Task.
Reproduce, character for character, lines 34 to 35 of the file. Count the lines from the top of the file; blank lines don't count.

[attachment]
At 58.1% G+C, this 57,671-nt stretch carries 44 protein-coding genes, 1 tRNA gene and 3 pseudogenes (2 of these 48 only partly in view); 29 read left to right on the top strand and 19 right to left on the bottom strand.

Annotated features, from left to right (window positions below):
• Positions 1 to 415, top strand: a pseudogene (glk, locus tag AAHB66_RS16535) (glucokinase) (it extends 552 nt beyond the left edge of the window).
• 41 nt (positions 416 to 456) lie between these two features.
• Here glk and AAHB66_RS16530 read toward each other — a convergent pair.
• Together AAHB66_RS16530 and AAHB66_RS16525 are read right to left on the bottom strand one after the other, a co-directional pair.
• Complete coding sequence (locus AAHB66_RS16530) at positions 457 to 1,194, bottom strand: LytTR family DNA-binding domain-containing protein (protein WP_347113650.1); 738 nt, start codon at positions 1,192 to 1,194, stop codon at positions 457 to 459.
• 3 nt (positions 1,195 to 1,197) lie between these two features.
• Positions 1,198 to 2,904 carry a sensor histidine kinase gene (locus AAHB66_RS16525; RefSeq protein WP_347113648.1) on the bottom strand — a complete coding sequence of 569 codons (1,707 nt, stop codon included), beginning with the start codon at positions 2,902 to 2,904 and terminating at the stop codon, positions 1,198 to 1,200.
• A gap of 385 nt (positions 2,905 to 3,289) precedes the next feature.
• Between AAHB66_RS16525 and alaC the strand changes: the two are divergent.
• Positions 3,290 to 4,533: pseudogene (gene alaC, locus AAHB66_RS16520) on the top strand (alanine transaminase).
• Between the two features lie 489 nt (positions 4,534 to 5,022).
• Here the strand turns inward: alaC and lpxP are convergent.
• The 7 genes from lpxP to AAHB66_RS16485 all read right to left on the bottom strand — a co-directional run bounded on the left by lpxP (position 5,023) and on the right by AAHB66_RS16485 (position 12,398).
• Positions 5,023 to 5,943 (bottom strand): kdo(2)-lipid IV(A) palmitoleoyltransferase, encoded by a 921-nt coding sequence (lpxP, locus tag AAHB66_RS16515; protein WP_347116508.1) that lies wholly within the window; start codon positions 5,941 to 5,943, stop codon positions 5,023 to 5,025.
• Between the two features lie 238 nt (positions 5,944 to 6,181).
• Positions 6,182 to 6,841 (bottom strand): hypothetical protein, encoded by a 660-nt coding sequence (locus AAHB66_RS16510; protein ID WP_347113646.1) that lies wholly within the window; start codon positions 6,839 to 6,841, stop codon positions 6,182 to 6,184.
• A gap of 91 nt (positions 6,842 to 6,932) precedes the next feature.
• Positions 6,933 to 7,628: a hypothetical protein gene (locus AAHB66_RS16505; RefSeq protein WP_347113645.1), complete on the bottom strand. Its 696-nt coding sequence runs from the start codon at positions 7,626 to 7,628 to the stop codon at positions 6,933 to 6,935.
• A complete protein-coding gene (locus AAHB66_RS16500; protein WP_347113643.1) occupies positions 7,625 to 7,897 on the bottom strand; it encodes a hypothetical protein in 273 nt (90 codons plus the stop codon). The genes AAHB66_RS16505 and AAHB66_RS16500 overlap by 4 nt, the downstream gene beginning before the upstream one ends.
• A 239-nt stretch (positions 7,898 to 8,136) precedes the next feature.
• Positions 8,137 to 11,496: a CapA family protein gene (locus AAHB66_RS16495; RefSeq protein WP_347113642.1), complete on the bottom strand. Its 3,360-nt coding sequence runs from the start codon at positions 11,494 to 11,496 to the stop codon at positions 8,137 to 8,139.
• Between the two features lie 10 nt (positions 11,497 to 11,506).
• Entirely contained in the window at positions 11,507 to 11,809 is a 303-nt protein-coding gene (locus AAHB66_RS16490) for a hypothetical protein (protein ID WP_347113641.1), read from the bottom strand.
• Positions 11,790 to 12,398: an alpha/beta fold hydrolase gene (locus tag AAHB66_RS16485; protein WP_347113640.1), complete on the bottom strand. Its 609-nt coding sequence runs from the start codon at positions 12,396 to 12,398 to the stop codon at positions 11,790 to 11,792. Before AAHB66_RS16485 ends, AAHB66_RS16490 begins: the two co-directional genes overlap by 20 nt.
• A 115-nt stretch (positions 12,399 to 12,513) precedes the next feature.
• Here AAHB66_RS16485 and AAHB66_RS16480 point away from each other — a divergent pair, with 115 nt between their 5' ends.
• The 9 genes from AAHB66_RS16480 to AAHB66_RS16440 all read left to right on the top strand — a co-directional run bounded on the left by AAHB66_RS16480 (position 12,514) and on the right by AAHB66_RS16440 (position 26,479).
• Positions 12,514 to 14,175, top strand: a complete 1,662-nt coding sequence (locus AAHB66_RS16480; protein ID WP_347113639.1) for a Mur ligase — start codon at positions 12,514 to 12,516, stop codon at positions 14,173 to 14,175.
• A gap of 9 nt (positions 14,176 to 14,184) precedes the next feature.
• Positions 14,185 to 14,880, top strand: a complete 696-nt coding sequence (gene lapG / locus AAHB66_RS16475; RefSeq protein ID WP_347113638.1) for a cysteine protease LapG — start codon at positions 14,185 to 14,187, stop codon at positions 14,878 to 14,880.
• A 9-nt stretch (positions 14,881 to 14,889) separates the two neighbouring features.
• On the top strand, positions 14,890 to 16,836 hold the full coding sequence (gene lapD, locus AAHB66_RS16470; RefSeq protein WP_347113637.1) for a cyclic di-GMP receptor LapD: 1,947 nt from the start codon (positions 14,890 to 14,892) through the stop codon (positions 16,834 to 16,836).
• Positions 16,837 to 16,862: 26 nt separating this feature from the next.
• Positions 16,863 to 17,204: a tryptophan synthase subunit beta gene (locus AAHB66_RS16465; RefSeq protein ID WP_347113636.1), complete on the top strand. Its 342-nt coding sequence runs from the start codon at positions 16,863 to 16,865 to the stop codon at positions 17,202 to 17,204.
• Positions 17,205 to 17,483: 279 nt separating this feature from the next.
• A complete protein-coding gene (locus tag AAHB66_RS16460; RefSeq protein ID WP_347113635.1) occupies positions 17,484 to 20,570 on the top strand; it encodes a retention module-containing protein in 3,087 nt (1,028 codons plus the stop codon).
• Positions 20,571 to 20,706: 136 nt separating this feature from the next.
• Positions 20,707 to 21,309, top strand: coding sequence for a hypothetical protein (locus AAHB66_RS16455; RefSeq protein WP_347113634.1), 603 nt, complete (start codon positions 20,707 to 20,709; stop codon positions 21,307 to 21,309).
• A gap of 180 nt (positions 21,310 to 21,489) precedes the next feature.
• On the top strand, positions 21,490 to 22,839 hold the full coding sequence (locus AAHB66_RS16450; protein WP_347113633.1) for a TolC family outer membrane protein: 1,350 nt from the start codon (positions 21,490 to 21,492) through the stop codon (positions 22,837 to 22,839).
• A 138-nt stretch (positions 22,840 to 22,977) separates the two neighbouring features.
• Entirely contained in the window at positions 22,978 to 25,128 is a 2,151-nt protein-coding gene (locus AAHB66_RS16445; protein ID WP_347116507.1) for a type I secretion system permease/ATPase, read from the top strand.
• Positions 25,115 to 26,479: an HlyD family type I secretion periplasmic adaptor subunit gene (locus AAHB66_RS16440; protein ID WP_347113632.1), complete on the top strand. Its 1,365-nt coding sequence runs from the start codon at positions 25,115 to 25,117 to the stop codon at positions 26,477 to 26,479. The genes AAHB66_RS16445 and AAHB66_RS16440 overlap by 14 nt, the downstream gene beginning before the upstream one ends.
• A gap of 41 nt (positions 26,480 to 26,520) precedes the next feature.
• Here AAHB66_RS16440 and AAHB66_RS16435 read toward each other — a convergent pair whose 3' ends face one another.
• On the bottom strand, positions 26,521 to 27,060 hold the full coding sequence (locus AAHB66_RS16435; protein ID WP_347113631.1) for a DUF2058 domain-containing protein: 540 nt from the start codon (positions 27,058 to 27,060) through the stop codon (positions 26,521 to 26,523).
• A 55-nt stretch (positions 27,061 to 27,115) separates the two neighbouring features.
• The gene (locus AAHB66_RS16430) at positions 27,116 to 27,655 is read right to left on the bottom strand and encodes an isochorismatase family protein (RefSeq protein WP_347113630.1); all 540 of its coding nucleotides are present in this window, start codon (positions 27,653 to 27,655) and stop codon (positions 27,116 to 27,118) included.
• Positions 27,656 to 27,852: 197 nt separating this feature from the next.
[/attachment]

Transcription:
• On the top strand, positions 14,890 to 16,836 hold the full coding sequence (gene lapD, locus AAHB66_RS16470; RefSeq protein WP_347113637.1) for a cyclic di-GMP receptor LapD: 1,947 nt from the start codon (positions 14,890 to 14,892) through the stop codon (positions 16,834 to 16,836).
• Positions 16,837 to 16,862: 26 nt separating this feature from the next.